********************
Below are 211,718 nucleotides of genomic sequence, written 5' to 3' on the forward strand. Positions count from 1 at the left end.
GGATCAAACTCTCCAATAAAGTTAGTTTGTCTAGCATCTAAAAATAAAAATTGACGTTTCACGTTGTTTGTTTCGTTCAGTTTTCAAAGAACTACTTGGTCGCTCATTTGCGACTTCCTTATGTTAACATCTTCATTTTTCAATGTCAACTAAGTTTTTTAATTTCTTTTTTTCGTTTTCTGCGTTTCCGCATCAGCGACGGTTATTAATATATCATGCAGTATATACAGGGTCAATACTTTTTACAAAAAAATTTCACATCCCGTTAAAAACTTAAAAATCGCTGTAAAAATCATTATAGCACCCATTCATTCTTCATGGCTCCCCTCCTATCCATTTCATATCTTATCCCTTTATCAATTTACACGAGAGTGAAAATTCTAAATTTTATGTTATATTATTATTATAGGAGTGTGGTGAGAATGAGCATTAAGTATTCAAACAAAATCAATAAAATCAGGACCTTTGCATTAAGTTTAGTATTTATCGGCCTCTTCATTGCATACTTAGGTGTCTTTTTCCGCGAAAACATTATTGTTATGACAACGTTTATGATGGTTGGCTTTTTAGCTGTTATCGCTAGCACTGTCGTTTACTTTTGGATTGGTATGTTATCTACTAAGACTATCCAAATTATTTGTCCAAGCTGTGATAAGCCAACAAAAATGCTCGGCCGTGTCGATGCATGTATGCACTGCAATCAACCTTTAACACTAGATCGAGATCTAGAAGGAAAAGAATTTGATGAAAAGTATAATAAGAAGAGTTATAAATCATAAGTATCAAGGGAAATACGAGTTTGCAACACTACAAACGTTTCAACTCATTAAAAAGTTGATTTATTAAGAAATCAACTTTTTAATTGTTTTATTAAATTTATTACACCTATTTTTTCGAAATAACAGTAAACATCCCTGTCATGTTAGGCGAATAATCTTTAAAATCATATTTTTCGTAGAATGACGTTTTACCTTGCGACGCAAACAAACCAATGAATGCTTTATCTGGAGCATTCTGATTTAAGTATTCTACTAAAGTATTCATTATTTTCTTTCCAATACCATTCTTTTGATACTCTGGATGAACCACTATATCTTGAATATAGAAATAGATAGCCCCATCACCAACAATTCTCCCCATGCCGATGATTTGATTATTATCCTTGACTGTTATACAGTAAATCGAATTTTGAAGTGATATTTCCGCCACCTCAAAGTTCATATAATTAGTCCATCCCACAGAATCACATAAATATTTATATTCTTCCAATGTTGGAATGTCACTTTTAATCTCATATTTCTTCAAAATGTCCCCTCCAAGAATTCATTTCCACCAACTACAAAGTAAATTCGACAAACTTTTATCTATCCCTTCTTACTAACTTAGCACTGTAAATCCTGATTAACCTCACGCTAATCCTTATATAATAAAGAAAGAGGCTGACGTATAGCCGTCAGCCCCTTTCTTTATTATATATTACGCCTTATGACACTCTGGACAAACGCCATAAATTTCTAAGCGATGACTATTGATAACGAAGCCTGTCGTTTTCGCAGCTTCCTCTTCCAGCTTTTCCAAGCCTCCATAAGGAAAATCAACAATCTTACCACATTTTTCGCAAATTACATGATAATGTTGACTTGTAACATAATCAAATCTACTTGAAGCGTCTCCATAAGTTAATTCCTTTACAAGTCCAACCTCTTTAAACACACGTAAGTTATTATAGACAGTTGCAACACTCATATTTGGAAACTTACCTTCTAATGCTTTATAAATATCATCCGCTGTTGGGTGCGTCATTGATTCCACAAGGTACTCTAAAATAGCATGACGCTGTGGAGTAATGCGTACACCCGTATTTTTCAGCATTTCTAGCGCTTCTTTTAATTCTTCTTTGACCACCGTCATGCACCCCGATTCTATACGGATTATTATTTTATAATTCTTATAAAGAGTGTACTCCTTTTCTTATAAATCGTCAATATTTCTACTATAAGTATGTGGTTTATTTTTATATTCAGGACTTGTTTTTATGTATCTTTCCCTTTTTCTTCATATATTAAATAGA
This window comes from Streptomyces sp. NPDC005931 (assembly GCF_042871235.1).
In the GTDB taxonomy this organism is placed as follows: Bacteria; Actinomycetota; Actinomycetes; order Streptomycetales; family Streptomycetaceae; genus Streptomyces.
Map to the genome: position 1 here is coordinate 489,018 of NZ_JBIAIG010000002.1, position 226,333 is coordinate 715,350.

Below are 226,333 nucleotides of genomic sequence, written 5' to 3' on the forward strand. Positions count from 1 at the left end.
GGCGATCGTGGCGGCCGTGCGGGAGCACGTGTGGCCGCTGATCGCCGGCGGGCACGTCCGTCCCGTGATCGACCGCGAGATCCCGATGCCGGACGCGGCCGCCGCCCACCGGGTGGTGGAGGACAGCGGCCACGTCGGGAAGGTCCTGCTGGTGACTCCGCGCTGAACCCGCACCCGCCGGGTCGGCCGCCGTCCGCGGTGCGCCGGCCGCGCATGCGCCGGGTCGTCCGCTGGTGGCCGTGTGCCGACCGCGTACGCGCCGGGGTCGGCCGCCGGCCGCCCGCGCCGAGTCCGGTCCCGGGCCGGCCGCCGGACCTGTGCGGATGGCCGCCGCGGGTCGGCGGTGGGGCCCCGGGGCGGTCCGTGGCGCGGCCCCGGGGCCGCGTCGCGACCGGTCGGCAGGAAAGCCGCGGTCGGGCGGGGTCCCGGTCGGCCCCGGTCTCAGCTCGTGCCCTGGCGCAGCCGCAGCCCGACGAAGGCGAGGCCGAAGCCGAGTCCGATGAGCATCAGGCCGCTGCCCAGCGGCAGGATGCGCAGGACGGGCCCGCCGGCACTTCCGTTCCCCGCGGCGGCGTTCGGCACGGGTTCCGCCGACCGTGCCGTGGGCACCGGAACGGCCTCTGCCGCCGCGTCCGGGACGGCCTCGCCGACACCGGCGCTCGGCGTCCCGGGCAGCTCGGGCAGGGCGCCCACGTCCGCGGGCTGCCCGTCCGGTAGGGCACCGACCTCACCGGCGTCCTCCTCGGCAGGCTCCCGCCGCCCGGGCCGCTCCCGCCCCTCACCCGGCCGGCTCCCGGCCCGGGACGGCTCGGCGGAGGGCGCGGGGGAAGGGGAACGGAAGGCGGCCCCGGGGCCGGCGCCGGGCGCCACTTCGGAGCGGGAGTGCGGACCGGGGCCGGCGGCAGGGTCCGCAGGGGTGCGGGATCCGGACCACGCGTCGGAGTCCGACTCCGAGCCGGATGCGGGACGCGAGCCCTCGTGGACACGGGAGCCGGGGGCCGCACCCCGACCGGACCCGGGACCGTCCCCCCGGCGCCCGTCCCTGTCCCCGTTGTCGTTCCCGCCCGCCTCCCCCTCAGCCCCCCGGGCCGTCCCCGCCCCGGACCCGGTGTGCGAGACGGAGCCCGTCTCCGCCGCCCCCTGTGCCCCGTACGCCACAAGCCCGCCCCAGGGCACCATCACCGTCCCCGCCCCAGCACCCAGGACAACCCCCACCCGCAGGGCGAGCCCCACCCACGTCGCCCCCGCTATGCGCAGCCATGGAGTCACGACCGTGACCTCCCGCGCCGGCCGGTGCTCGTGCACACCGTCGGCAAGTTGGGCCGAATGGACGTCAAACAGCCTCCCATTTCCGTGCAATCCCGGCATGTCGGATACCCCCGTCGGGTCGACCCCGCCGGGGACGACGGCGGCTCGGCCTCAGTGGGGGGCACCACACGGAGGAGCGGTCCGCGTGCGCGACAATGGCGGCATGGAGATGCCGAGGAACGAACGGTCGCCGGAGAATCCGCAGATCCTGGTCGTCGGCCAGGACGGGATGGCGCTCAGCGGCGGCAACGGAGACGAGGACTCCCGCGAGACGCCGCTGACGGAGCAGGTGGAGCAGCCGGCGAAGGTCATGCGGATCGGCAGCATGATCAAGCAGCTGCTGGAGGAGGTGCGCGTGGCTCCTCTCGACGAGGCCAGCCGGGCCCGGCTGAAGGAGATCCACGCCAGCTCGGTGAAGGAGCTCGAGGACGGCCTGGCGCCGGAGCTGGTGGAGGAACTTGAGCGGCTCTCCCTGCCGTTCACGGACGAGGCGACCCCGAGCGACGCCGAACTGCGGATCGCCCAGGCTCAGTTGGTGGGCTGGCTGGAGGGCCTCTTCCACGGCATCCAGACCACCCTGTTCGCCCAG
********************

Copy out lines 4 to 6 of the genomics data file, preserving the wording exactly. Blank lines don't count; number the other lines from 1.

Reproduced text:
In the GTDB taxonomy this organism is placed as follows: Bacteria; Actinomycetota; Actinomycetes; order Streptomycetales; family Streptomycetaceae; genus Streptomyces.
Map to the genome: position 1 here is coordinate 489,018 of NZ_JBIAIG010000002.1, position 226,333 is coordinate 715,350.

Below are 226,333 nucleotides of genomic sequence, written 5' to 3' on the forward strand. Positions count from 1 at the left end.